It seemed pretty clear that both coaches wanted their players to avoid the emotional rollercoaster like we saw when Buffalo played Boston the game after Milan Lucic took out Ryan Miller. Both teams played a controlled, defensive style and there were minimal post-whistle scrums and such that we’d see in even a normal game between these two teams. Luongo played well, easily justifying Vigneault’s decision. It was disappointing.
Well, it was disappointing to anyone who actually believed the hype. While it wasn’t the prettiest game, it’s always nice to watch a win, which I managed to do when I watched this game.Continue Reading —›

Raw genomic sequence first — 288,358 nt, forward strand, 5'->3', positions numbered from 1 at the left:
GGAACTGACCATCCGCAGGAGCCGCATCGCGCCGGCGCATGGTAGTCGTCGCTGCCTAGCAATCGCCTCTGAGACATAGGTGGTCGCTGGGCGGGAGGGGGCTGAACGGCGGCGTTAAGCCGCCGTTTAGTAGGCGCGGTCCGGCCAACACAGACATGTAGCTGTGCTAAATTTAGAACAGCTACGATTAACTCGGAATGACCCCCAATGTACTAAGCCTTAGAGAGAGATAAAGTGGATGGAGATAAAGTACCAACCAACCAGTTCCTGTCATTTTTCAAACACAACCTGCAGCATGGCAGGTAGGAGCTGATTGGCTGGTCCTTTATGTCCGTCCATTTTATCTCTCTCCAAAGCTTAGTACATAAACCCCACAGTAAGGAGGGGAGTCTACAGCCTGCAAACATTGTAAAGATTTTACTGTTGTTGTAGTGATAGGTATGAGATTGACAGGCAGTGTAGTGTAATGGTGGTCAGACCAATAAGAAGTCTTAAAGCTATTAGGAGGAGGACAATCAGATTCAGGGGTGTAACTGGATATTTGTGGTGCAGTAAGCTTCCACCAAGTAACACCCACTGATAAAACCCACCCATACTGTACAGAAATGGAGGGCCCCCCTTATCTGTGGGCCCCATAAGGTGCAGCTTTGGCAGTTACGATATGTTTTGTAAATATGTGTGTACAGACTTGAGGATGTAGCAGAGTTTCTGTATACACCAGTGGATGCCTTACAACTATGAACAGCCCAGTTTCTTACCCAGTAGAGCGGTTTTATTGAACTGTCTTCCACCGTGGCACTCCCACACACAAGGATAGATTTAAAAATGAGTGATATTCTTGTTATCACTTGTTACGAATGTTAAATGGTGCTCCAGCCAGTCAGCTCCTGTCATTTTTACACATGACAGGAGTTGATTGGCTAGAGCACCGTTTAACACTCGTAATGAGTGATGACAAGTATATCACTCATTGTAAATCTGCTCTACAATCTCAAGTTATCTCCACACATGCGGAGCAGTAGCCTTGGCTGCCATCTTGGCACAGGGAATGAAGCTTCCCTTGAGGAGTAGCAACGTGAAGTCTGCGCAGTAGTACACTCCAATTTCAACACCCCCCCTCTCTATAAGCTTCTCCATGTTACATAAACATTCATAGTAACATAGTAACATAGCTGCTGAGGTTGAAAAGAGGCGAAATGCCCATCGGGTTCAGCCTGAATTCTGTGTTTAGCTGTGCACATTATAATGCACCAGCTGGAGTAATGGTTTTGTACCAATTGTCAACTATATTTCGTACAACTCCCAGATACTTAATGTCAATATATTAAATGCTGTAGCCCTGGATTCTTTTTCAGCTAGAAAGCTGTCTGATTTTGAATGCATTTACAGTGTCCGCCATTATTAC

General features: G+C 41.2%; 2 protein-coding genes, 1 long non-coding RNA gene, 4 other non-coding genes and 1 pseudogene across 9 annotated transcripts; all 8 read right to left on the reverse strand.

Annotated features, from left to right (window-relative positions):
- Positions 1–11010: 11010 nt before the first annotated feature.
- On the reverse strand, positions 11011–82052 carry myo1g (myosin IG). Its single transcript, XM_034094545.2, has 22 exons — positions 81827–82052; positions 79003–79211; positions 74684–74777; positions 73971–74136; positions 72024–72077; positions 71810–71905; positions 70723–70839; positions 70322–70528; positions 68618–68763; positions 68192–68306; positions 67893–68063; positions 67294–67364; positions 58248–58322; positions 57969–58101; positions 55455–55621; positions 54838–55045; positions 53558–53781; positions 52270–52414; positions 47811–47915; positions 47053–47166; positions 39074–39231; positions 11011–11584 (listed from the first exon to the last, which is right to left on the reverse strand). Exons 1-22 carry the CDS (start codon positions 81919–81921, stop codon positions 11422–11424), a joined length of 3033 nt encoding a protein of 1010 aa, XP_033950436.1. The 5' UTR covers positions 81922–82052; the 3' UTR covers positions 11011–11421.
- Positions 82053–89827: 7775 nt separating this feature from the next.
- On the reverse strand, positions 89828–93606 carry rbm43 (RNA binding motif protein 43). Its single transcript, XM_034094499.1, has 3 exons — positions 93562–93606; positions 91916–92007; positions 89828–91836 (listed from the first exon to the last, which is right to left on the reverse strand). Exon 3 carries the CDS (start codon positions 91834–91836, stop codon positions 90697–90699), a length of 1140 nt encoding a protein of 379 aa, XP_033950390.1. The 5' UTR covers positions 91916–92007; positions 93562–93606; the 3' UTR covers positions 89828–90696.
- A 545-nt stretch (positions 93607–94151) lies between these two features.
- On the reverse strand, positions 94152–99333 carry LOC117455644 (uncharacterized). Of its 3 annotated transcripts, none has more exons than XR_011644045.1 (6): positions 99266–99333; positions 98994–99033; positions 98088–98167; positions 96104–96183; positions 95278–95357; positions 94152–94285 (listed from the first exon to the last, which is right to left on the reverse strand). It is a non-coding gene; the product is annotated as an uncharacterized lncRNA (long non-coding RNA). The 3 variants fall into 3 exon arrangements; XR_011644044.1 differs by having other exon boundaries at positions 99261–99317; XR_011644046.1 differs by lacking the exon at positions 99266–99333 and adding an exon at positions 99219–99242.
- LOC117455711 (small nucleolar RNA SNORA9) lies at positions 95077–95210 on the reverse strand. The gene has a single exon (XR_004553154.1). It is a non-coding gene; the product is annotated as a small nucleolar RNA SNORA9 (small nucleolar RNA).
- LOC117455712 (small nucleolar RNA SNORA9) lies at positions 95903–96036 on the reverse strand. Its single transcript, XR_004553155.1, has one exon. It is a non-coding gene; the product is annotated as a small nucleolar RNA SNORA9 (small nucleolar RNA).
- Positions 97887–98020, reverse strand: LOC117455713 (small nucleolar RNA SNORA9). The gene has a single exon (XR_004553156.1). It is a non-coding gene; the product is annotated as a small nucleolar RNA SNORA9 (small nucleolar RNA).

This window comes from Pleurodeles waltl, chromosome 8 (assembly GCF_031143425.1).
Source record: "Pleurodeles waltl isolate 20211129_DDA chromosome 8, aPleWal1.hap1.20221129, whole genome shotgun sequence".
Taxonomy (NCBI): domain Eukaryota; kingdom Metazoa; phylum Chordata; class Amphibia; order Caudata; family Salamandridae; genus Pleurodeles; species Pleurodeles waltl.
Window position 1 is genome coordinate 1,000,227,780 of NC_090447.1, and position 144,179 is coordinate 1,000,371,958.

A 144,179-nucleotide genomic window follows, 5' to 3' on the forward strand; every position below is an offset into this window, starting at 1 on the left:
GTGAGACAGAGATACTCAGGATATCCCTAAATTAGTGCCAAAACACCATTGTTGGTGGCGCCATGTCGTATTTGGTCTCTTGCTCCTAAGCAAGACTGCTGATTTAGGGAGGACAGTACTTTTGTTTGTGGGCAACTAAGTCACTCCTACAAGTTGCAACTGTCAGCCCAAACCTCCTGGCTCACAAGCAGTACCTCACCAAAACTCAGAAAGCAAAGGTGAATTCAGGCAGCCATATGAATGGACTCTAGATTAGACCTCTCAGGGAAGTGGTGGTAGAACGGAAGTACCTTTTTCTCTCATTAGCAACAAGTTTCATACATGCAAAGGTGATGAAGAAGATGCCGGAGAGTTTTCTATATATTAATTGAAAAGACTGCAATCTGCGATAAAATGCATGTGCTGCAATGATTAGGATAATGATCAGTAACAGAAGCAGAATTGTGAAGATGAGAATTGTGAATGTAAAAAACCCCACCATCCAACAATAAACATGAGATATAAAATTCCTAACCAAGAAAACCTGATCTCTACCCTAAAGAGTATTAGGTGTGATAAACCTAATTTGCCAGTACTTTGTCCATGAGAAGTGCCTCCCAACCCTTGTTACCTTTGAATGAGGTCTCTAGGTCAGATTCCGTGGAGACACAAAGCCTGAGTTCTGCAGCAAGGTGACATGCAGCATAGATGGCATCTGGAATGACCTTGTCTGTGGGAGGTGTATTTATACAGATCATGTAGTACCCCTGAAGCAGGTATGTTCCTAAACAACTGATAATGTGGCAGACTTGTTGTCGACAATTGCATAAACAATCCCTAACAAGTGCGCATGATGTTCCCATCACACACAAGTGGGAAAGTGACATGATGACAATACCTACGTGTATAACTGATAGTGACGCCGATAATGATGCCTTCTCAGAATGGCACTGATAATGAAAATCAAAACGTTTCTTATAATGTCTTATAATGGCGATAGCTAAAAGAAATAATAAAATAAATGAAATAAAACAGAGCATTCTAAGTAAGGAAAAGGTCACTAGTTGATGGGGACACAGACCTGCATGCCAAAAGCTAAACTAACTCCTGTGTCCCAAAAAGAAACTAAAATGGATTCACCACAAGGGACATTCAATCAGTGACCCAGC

Alain Vigneault shocked the city of Vancouver Wednesday morning when he announced that Roberto Luongo would get the start versus the Colorado Avalanche. The controversial decision led to a boatload of speculation on what it meant. Was Vigneault simply riding the hot hand? Had Luongo reclaimed the starter’s job? Or maybe the Canucks were playing him against an inferior opponents in the Avalanche in order to showcase him to potential trade partners?
Nevermind that the showcase theory makes no sense whatsoever. Roberto Luongo has been in the NHL for more than a decade. He’s played 730 NHL games — 789 if you count the playoffs. Speaking of the playoffs, he’s gone to the Stanley Cup Final. He’s played in the Olympics. If you’re in charge of making roster moves for an NHL team and you aren’t sure who Roberto Luongo is and what he’s about in 2013, then you shouldn’t be in charge of making roster moves for an NHL team.